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Remember when a ragtag group of Call of Duty gamers tried to sue Microsoft for the company’s proposed $69 billion acquisition of Activision Blizzard and was dismissed because they couldn’t bring enough factual evidence to show this would cause them harm? Well, after that setback in March 2023, the group brought an amended complaint to the court in order to proceed with the lawsuit.

However, U.S. District Judge Jacqueline Scott Corley has also dismissed this second attempt at suing Microsoft, according to Reuters. Once again, she ruled that the group did not bring enough evidence to show that they would be “irreparably harmed” by Microsoft taking over the developer of Call of Duty. "The day after the merger they can play exactly the same way they played with their friends before the merger," she wrote in her ruling.

Corley added that there was no evidence that Microsoft would make future versions of the game into an exclusive title for its own platforms.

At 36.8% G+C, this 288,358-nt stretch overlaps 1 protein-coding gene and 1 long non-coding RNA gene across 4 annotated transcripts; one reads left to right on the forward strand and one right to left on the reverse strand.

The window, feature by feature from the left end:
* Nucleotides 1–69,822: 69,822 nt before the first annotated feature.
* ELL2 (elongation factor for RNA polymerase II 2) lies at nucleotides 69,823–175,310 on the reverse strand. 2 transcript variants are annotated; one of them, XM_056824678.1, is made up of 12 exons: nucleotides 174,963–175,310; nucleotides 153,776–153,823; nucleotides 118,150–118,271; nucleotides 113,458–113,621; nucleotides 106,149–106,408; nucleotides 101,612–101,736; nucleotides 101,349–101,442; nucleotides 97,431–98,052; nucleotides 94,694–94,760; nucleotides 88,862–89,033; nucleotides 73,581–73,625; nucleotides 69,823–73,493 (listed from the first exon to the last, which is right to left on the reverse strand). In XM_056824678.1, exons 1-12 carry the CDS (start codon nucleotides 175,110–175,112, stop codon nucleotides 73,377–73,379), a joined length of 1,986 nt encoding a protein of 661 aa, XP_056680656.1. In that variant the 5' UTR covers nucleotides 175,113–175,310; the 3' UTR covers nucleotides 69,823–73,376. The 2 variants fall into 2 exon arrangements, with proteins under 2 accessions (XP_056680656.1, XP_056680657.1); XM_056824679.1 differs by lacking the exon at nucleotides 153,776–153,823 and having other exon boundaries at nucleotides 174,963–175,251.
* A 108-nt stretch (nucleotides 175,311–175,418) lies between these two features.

Joseph Alioto, who represents the group of concerned gamers, said the group would continue to challenge the acquisition, saying that there was “very strong” evidence that the deal violated U.S. antitrust laws.

The Federal Trade Commission (FTC) has authorized an administrative complaint against the proposed merger with an evidentiary hearing set for August 2, 2023. Microsoft has subpoenaed its rival Sony in this context to build up its case.

Microsoft’s proposed deal to acquire Activision Blizzard has recently been approved by the EU’s regulators and was waved through by authorities in Japan, South Korea, and China as well. The UK’s Competition and Market Authority (CMA) refused to approve the proposal, however, saying it would harm competition in the developing cloud gaming segment. Microsoft has until May 24 to appeal this ruling.